Jonathan Fryer

Writer, Lecturer, Broadcaster and Liberal Democrat Politician

Posts Tagged ‘William Horsley’

Human Rights, Turkey and the EU

Posted by jonathanfryer on Thursday, 19th March, 2009

This evening I was one of the speakers at a big meeting at the LSE, focussing on aspects of the European media’s coverage of Turkey’s progress (or otherwise) towards EU membership. Quentin Peel of the Financial Times was in the Chair at the event, which was organised by the British-Turkish Business Network, BizNET. The other panelists were William Horsley, former European affairs correspondent of the BBC, Ayca Abakan Duffrene of the BBC World Service’s Turkish Service and Ruth Mandel from University College London (UCL). I concentrated on the human rights angle to the subject, pointing out how the EU’s Copenhagen criteria for prospective members puts serious obligations on their governments to make progress in the field of democracy and human rights. To his credit, Prime Minister Recep Tayyip Erdogan of Turkey has made quite a number of positive reforms since he came to power, though dismayingly these seem to have slowed rather. Moreover, last year there was actually a marked increase in the number of prosecutions against writers and journalists who fall foul of the country’s notorious Article 301, which makes criticising Turkey, Turkish identity or Turkish institutions a crime. Many of these prosecutions are maliciously brought by ultra-nationlist lawyers and others with an axe to grind — not a few of whom would be delighted if Turkey’s road to EU membership were blocked.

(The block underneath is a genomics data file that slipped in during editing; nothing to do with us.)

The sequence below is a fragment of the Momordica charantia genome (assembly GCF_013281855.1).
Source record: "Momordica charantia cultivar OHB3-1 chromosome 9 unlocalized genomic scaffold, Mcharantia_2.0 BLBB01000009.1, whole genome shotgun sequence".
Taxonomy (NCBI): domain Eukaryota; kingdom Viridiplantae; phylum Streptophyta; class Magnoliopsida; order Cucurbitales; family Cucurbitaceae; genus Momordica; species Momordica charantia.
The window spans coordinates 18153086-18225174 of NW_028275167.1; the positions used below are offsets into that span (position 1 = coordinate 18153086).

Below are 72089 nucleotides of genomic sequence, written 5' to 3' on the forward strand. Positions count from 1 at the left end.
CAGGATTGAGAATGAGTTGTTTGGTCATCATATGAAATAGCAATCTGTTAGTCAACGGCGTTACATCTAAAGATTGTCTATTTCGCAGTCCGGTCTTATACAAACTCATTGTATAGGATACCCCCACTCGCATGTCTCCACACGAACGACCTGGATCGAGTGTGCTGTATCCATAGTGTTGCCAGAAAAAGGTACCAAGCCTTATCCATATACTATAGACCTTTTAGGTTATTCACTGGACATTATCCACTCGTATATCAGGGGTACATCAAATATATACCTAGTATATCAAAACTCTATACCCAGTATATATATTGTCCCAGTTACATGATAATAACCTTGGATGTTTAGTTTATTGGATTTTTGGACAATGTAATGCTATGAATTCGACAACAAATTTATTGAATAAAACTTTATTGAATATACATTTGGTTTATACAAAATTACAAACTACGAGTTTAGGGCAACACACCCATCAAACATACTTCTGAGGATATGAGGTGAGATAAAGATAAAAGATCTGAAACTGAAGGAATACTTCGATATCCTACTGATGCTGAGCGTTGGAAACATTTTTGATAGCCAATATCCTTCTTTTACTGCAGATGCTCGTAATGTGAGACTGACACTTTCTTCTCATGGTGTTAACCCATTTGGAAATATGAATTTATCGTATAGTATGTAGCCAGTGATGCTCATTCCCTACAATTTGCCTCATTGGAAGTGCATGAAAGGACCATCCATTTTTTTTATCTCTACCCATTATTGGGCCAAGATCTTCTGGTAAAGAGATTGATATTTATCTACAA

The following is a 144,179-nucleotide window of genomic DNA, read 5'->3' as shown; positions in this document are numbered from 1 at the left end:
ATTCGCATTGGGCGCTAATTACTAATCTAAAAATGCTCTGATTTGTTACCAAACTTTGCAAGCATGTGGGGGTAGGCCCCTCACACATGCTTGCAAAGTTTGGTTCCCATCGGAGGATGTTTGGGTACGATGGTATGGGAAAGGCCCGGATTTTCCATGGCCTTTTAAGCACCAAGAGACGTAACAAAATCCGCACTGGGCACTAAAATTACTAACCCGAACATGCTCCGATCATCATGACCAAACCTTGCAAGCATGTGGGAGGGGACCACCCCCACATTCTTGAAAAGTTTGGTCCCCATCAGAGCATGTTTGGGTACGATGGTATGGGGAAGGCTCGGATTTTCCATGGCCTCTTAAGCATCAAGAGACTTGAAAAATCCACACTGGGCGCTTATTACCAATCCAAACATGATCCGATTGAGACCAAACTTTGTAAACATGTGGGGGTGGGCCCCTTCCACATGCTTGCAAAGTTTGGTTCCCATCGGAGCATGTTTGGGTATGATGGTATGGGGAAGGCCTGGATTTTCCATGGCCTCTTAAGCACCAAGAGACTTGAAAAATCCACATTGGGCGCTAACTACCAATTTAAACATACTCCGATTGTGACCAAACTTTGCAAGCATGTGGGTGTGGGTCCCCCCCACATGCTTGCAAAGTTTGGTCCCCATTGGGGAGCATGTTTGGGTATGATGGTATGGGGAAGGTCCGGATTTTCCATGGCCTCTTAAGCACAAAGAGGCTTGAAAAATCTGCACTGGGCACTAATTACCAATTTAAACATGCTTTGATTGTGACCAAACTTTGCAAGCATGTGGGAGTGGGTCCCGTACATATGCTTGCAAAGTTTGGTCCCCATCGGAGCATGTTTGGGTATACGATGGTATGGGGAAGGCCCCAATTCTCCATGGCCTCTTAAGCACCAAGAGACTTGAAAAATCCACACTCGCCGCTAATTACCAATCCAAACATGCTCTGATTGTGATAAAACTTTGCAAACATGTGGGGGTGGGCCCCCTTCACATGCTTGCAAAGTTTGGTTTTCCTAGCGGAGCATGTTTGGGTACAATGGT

Link: www.biznet-uk,org

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Journalists at Risk

Posted by jonathanfryer on Saturday, 22nd November, 2008

Journalism has become a far more risky profession since I started out as a cub reporter for the Manchester Evening News and the Geographical Magazine in the Vietnam War. It is not only in war or conflict zones that journalists are often deliberately targeted these days. Just this week, in Yerevan, Armenia, Edik Baghdasarian, who heads the Armenian Association of Investigative Journalists, was violently assaulted by three men as he left his office and could easily have been killed. His ‘crime’ in the eyes of whoever orchestrated the attack was that he has crusaded against high-level corruption. The incident served as a salutory reminder to us members of the Association of European Journalists who have been been meeting in Linz for the past couple of days of the risks that we take.

In a scheduled session on the subject this afternoon, we had presentations fropm Neboysa Bristic (Serbia), Zdenko Duka (Croatia), Krzystof Bobinski (Poland) and Fabrice Pozzolli-Montenay (France), highlighting dangers of diverse kinds, from violent ultra-nationalists to interfering media owners, government attempts to control the media and some irresponsible members of our own profession who have little respect for truth, objectivity or integrity. My old Bush House colleague (and Chairman of the AEJ British Section), William Horsley, who chaired the session, also spoke of the role ‘dumbing down’ has had in contributing to the decline in media standarsd over the past 25 years.

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